For much of its history, the film industry – regardless of plot or genre – has told stories focused squarely on white, male protagonists. There of course were some additions; the rise of the token Black character became a thing through the 90s, a not-at-all pioneering way of presenting audiences with just a tad more color to the wall of white.
Recent years have seen a push for not just diverse casts and crews, but in the stories being told; Black, queer, women, and those with disabilities. While these stories proved to be bankable for Hollywood again and again, we are rarely given an honest picture.
There is now a wider variety of people appearing on our screens, with the industry focus no longer centering solely on white-on-white-on-white narratives. Women are seen leading their projects, queer stories are on the regular, black characters’ have more than the singular purpose of bringing the “ghetto” punchlines to their scenes, and inspiring tales of disabled people making it in the ableist world are heart-warming.
Except that this is bullshit.
Women are still objectified, continuing to be presented for straight men to ogle, and too much attention spent on her relationships with her male characters. Black portrayals are restricted to lighter skinned actors, being more relatable to white audiences, while many other ethnicities are still played by white actors (Scarlet Johansson, stand up). And let’s not forget how white saviorism continues to play a lead in many non-white narratives in need of a big-budget release. And when it comes to queer and disabled storylines, roles are nearly always headlined by straight, cisgender, and able-bodied actors (sadly including even the ones I like).
Now this is usually where someone steps in with, “But they’re actors! It’s their job to play different people!” and, “Once again the political correctness police are looking to shut something else down.” And to you, I say:
As a disabled man on Twitter said, when was the last time you saw an able-bodied character played by a disabled actor? If acting is all about playing different people, then why did fanboys lose their shit when Doctor Who‘s latest interpretation was a woman? Blaming PC culture is the straight, cis, white man’s excuse for everything they don’t want to change. Actors, they forget are limited. They can only fill stories with realism and emotional depth from their own experiences, and sadly these white actors haven’t lived their lives as diversely as they may like to believe.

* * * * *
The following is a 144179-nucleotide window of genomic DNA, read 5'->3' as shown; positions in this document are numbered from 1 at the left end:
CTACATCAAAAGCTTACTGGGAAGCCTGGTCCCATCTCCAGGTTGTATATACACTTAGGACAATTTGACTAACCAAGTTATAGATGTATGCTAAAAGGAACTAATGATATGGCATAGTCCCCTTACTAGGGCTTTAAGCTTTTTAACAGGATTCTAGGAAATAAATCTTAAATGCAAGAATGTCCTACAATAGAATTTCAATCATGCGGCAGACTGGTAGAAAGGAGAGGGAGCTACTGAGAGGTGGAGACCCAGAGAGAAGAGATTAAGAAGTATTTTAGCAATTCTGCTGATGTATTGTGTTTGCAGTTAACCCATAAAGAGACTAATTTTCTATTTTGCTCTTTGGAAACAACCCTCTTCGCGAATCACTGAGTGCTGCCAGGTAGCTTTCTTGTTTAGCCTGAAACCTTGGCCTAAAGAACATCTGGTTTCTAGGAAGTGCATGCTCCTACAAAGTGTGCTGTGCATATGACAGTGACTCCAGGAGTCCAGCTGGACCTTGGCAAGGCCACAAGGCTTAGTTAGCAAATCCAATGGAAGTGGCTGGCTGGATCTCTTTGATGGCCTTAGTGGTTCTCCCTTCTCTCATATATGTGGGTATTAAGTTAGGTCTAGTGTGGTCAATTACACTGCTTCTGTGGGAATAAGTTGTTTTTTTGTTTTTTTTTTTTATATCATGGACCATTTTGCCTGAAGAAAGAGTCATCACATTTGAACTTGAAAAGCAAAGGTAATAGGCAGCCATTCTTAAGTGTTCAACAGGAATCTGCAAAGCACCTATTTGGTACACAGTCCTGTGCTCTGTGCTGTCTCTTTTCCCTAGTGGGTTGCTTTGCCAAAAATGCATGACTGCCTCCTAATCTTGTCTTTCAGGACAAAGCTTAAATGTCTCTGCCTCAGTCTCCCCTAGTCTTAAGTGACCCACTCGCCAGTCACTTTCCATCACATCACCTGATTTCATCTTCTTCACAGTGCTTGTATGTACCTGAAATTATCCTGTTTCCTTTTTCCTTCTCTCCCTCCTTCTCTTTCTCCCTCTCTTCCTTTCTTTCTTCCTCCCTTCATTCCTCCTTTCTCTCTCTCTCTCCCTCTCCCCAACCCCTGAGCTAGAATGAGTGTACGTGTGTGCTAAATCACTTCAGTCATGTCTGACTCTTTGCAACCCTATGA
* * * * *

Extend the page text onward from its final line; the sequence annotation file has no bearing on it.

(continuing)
Able-y playing disabled
The Upside sees Bryan Cranston star as a wheelchair-bound writer who hires Kevin Hart as his caretaker. Through the tropes of prejudice breakdown between black/white and abled/disabled people, it’s easy to forget Cranston is able-bodied. But people are now asking why an actor who is disabled couldn’t have taken this role.
If the goal is to tell an inspirational story then someone who knows what life in a wheelchair is like would have offered more than just the fact there is a chair. There is little comprehension of both challenges and joys from life from this perspective. The Upside is one in a long list of standardized portrayals which leaves the inherently able-bodied audience to fill in the blank space with their own uninformed views.
Our understanding of what it’s like to be disabled is limited and doesn’t reflect the experience of those who live this life every day. There are microaggressions we don’t see, and mental health strains not spoken. Similar to how every Black movie was a tale of civil rights or slavery, it’s fair to assume not every movie with a wheelchair-bound lead needs to focus on a person’s life in that chair; there is more to tell than this.
Black stories, white saviors
The last few years has seen a broader range of Black movies hitting the screens. From the familiar slavery and pre-Civil Rights era stories in 12 Years a Slave and Detroit, we now have a Black Panther and Girls’ Trip redefining 21st Century representations of Blackness. Yet, the nonsensical importance of white characters in Black movies persists.
White saviorism in film is only really there to appease white people, informing us of non-white-owned stories we hadn’t yet heard. Instead of seeing dialogue between two people of color, we find a forced chat between white and non-white people, rarely adding anything of substance to the scene. Not only does it simplify the discussion of race relations between Black and white people, like in The Upside, it, detrimentally, takes away the ownership of a story, like in Green Book, and walks past race and the Black experience, like in Crash and Three Billboards. The focus is always on white people solving a problem within a two-hour period because of the systemic racist understanding that white-is-might. Believe it or not, it isn’t that easy to wash over generations of discrimination while having a sit-down over a quick meal. Regardless of how good or bad they are, these films white-wash an experience no white person can or will ever understand.